A new image of interstellar comet Borisov showing its ‘ghostly’ 100,000-mile-long tail, has been captured by astronomers.
The comet, which is named after Crimean astronomer Gennady Borisov who discovered it earlier this year, will pass within around 190 million miles of the Earth in early December.
The comet’s tail is nearly 100,000 miles long – around 14 times the size of the Earth – according to Pieter van Dokkum from the Yale University team that captured the image.
‘It’s humbling to realise how small Earth is next to this visitor from another system,’ he said.
A team from Yale University captured this ‘close-up’ image of the comet on the 24th of November using the Keck Observatory’s low-resolution imaging spectrometer
The team from Yale University captured the ‘close-up’ image of the comet on the 24th of November using the Keck Observatory’s low-resolution imaging spectrometer.
The comet is believed to have come from a twin star system dubbed ‘Kruger 60’ that lies 13 light years away from Earth, according to experts from the Polish Academy of Sciences.
Researchers believe 21/Borisov was ejected into interstellar space as a consequence of a near-collision with a planet in its original star system.
It appears to have a reddish colour, a dust-dominated form, and a solid nucleus that is around one mile in diameter.
On October 10, experts announced that they had found that 2I/Borisov had come from a twin star system dubbed ‘Kruger 60’, pictured in an artist’s impression, that lies 13 light years away
The comet’s tail, shown in the new image, is nearly 100,000 miles long, which is 14 times the size of Earth, according to Dr Pieter van Dokkum from the Yale team as seen in this side by side image with the Earth
For astronomers, the appeal of investigating interstellar visitors like 2I/Borisov and 1I/Oumuamua comes in the potential to study pieces of solar systems beyond our own in far closer detail than would otherwise be possible.
For example, anything scientists learn about Borisov has the potential to shine light on the make-up of its home star system Kruger 60.
‘Astronomers are taking advantage of the visit, using telescopes to obtain information about the building blocks of planets in systems other than our own’, says Dr Gregory Laughlin, another member of the Yale team.
The comet is evaporating as it gets closer to the sun, releasing gas and fine dust in its tail due to the warming effects from our star.
The latest findings suggest that water-rich comets are not unique to the Solar System and that other star systems likely formed through similar processes
The solid nucleus of the comet is only about a mile wide. As it began reacting to the Sun’s warming effect, the comet has taken on a “ghostly” appearance.
Borisov is the second-known visitor from outside our solar system — joining the cigar-shaped asteroid 1I/Oumuamua, which was detected on October 19, 2017.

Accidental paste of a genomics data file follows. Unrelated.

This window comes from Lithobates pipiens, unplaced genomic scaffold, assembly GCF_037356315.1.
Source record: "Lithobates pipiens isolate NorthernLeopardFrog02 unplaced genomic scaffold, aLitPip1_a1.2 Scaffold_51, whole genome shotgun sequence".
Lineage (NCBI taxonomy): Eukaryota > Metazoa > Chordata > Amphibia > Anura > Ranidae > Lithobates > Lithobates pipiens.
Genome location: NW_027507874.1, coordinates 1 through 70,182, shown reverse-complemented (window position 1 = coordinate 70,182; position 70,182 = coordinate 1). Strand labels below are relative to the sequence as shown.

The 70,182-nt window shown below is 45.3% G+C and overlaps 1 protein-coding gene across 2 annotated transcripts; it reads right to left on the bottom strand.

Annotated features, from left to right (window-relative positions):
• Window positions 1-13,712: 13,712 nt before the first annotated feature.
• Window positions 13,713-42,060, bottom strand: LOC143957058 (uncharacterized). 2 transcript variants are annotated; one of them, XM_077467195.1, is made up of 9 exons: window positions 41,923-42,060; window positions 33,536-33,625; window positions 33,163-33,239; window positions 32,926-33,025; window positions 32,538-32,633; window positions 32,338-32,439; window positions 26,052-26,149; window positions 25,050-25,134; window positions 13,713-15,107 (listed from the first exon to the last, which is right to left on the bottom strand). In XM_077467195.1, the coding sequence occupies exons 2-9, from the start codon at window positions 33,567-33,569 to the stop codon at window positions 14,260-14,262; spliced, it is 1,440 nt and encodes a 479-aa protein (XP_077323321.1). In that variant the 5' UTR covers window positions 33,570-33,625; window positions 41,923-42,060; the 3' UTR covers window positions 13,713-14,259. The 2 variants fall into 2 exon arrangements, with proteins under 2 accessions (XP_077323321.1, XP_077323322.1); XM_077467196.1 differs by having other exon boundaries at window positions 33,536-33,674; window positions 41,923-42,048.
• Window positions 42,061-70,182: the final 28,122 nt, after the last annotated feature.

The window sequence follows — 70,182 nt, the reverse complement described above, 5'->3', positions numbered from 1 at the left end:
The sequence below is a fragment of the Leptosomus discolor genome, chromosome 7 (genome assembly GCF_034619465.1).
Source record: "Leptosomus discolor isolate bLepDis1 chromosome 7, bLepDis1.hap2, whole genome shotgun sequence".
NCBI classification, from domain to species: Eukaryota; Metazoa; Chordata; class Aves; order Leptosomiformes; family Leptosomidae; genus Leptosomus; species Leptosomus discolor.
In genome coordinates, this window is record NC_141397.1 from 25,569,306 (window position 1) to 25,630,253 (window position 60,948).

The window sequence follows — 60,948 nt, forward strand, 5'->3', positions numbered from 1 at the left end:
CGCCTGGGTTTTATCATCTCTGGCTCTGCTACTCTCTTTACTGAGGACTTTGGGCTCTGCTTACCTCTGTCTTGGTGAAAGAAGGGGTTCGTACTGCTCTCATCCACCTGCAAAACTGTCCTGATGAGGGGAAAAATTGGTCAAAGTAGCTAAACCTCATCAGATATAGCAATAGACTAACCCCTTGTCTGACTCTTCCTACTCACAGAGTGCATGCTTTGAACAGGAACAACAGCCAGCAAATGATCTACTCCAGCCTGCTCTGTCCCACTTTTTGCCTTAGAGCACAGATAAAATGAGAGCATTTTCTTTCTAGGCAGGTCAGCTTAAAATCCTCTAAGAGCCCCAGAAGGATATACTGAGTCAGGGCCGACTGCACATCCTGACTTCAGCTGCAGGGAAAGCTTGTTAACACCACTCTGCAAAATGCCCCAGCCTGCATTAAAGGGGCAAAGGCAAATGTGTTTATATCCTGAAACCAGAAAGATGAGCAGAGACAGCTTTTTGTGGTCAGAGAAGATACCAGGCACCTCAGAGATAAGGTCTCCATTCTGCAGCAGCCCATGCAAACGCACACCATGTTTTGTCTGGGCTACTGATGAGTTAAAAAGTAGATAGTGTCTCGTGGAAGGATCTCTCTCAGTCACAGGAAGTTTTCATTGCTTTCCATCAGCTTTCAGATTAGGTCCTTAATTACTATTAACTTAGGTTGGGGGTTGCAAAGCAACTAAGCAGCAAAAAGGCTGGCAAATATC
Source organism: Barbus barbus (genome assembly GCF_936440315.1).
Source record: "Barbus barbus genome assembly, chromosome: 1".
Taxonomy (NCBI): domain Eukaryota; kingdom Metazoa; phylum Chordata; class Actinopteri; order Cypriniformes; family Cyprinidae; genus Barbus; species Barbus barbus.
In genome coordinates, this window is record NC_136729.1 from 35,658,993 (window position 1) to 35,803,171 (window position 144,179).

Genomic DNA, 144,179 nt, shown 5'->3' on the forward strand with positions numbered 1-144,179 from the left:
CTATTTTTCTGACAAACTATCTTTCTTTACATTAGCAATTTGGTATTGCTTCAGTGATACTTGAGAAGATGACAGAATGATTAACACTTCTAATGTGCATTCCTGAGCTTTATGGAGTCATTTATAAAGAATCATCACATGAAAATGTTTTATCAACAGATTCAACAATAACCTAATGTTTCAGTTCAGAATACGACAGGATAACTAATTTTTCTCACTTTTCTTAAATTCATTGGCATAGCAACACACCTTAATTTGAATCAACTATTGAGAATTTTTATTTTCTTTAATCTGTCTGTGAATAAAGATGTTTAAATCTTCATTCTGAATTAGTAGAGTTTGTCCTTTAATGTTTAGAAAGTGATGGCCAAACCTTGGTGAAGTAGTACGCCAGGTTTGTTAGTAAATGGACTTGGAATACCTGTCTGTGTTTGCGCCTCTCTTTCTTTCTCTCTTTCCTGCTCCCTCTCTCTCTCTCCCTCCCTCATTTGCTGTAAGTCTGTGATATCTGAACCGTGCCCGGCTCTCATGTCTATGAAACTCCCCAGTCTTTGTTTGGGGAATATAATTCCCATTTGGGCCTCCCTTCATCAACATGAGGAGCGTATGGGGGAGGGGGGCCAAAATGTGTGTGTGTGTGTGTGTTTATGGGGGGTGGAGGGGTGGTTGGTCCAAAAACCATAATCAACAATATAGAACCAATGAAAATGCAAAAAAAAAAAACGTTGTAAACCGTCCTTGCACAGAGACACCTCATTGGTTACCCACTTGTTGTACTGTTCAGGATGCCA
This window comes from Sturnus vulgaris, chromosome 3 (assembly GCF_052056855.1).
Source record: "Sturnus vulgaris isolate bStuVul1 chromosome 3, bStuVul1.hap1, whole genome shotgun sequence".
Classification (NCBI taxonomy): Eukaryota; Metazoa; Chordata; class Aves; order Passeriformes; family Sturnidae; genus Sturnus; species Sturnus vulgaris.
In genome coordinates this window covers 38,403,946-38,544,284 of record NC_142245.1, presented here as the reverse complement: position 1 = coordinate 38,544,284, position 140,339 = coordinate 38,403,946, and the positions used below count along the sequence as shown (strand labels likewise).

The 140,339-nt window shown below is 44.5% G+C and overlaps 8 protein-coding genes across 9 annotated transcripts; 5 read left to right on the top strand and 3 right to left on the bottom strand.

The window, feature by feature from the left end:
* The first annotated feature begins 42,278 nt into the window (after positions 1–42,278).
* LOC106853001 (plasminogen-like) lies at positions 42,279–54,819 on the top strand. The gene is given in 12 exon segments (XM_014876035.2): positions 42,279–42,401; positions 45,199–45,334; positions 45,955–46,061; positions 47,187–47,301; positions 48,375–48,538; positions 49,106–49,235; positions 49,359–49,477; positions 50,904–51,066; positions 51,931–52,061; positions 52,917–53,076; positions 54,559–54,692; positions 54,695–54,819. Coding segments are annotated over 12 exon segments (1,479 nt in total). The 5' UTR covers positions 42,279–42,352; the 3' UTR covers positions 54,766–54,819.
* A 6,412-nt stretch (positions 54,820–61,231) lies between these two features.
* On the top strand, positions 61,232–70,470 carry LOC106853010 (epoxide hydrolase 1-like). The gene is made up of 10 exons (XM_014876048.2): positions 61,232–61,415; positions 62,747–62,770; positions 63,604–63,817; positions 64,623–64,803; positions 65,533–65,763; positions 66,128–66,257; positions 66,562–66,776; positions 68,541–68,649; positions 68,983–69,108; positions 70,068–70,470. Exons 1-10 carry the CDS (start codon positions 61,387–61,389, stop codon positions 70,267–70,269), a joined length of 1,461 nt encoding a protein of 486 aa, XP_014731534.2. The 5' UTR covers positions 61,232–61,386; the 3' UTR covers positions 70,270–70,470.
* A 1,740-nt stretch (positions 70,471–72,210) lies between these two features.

Every comet seen prior to 2I/Borisov had come from one of two places within the solar system.
They have either come from the Kuiper belt, the ring of small bodies orbiting the Sun beyond Neptune, or the Oort cloud, the enormous spherical collection of icy comets and planetesimals that lies around a light-year out from the Sun.
Borisov will leave the solar system in the direction of the constellation of Telescopium.
2I/Borisov is the second-known visitor from outside our solar system — joining the cigar-shaped asteroid 1I/’Oumuamua, which was detected on October 19, 2017
Following the discovery of Oumuamua in 2017, astronomers Piotr Guzik and Michal Drahus of Poland’s Jagiellonian University and colleagues wrote a computer program to scan data on newly-discovered asteroids and comets for interstellar visitors.
It does this by looking for the distinctive, strongly-open orbital paths as they travel across our solar system.
The software — dubbed ‘Interstellar Crusher’ — sent an alert to the team on September 8, 2019, when it found a potential match.
This was in a comet discovered by Crimea-based amateur astronomer Gennady Borisov, who spotted the object using a telescope on August 30.
WHAT IS 2I/BORISOV?
2I/Borisov is a comet that came from outside the solar system.
It is believed to have a core that is around 0.9–4.1 miles (1.4–6.6 kilometres) in diameter.
The interstellar comet 2I/Borisov, pictured, which is currently visiting our solar system is harbouring water that came from another star system, a study has found
The comet was spotted by amateur astronomer Gennady Borisov from Crimea’s MARGOT observatory on August 30, 2019.
It will make its closest pass to the Sun on December 8, 2019 — but will not get close to any of the planets in the solar system.
2I/Borisov will leave the solar system in the direction of the constellation of Telescopium.
According to Polish researchers, it likely originated from the binary red dwarf star system Kruger 60.
The comet is only the second interstellar visit to have been spotted.
The first was the cigar-shaped asteroid 1I/’Oumuamua, which was detected on October 19, 2017.